Baxter State Park's Appalachian Trail Hiker Permit Card

Published Mar 29, 2016

You'll need a permit to hike Katahdin in 2016. ~~ Photograph by Robert Sutherland

Mount Katahdin. Photograph by Robert Sutherland

Baxter State Park (BSP) is weird. It's home to the northern terminus of the Appalachian Trail in Maine on what we call Mount Katahdin.

BSP is almost 210,000 acres of forest preserves and "wilderness sanctuary." Baxter State Park is not, however, an official part of the Appalachian Trail. The AT has been an honored guest there since 1933, but the AT has no absolute right to begin or end atop Katahdin.

That's why Baxter State Park has every right to ask northbound Appalachian Trail thru-hikers to obtain an AT Long Distance Hiker Permit Card to summit Katahdin.

Baxter State Park History

The Park was the lifelong project of ... former Maine governor ... Percival Proctor Baxter. Baxter State Park is self-supporting, in large part due to trust funds set up by Percival Baxter and fees paid by users. By his design, the Park is administered separate and distinct from any other agency or state park in Maine. Percival Baxter clearly stated his goal was to place preservation of natural resources as a priority over the recreational use of his park.

The number of what BSP calls "AT Long Distance hikers" has grown from 359 in 1991 to 2,137 in 2015. Now, the park's "processes" are going to change. Not to make a special example of AT hikers; it's just the opposite.

Processes to limit daily access to Katahdin trails to manage visitor experience in the Park's wilderness and to protect the Park's alpine zone have been in place for 30 years for Park visitors from Maine and elsewhere, with the exception of AT long distance hikers.

In BSP's words, "to be equitable to all Baxter State Park visitors, the Park will be implementing a new AT Long Distance Hiker Permit System in 2016. All Northbound Thru Hikers, Section Hikers and Flip-Flop AT Hikers entering Baxter Park in 2016 will be required to secure an AT Long Distance Hiker Permit Card. Southbound AT Hikers will not be required to obtain a card.

AT Long Distance Hiker Permit Card Details

  • Cards must be acquired in person.
  • There is no limit to the number of cards available in 2016.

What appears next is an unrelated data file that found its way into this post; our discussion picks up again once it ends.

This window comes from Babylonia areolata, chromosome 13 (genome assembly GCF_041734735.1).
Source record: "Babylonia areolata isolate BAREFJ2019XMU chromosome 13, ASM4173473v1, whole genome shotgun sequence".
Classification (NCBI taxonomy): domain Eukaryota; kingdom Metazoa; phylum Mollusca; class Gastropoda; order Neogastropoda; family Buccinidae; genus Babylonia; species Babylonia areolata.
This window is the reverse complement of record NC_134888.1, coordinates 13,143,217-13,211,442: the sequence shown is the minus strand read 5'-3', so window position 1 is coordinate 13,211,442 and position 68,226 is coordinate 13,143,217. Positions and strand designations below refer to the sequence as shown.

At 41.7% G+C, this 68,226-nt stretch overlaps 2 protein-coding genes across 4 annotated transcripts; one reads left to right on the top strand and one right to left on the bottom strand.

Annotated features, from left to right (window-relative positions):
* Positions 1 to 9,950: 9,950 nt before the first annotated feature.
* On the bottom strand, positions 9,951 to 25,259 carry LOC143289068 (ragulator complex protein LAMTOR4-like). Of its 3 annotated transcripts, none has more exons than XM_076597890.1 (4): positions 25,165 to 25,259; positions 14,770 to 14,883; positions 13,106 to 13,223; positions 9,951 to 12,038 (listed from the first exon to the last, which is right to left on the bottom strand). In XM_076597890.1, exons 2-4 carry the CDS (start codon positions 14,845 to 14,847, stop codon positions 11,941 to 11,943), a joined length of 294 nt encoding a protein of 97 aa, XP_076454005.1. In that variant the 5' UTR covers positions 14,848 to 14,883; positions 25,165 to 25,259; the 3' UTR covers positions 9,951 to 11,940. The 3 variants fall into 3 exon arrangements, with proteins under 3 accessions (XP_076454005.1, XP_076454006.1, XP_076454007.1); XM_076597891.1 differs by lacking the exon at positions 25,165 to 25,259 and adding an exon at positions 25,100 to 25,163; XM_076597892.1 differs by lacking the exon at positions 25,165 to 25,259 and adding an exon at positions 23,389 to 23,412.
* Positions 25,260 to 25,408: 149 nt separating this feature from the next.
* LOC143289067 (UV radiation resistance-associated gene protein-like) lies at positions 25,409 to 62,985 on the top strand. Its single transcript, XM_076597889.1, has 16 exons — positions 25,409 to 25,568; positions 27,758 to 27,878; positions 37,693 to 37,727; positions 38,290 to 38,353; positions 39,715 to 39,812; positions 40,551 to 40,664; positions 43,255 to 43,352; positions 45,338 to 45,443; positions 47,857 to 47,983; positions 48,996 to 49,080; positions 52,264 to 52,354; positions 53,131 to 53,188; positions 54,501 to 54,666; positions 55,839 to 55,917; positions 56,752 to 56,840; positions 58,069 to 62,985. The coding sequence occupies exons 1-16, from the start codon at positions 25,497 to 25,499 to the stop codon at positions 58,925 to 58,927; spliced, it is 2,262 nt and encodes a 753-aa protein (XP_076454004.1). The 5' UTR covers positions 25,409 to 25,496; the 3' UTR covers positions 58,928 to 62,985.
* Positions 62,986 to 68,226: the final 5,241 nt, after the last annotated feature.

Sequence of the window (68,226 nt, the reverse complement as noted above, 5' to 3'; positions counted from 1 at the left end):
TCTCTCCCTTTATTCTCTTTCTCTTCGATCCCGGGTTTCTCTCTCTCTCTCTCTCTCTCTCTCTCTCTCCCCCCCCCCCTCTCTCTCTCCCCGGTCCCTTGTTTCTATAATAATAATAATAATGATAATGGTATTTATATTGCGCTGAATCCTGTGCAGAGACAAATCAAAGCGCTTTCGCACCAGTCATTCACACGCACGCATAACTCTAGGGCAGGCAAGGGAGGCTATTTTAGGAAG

• The cards are FREE.
  • Hikers must provide their real names and Trail names.
  • The card will be dated at the time of issue and again at Katahdin Stream Campground in Baxter State Park at the time of the AT hiker's completion of their Katahdin climb.

AT Hiker Long Distance Hiker Permit Cards will be available at Park Headquarters in Millinocket; The Appalachian Trail Lodge in Millinocket; Directly from the BSP/AT Steward at Abol Bridge; and, Katahdin Stream Campground in Baxter State Park.

This isn't a backlash from Baxter. They are stewards of a wilderness and they're willing to share it with us ... as guests in their home. This will all work out, if we play nice, not run with scissors and try to get along with others.

BSP Appalachian Trail Hiker Permit Card pdf


Tags: Attractions, Tourism, Appalachian Trail, Hiking, News, Robert Sutherland Travel Writer, Information, baxter state park appalachian trail, baxter state park maine appalachian trail, appalachian trail katahdin, appalachian trail hiker permit card katahdin, and appalachian trail hiker permit card baxter state park

About the Author Robert Sutherland:
Robert Sutherland is a travel writer enjoying life. Robert has two adult daughters and six grandchildren.
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Comments
dan vitale on Mar 10, 2016
Good idea! More bureaucracy, more rules, more regulations, cods, laws, and restrictions, all make me feel so much better.
elderberry on Mar 19, 2016
So anything goes in BSP? That's what you want?
dan vitale on Mar 20, 2016
I'm sure a permit system will make everything just fine.
Teresa Thomas on Mar 10, 2016
This is necessary as hikers have abused the location and made a mockery of the concept of hiking with peace and nature. It should not be all about someone's ego and drinking. Go in town to celebrate. Rules are made because of some hiker's bad choices.
Beetle on Mar 11, 2016
I feel sad that an irresponsible minority has made it necessary to add more rules and regulations and bureaucracy. I hope it at least remains free and without a limit on numbers.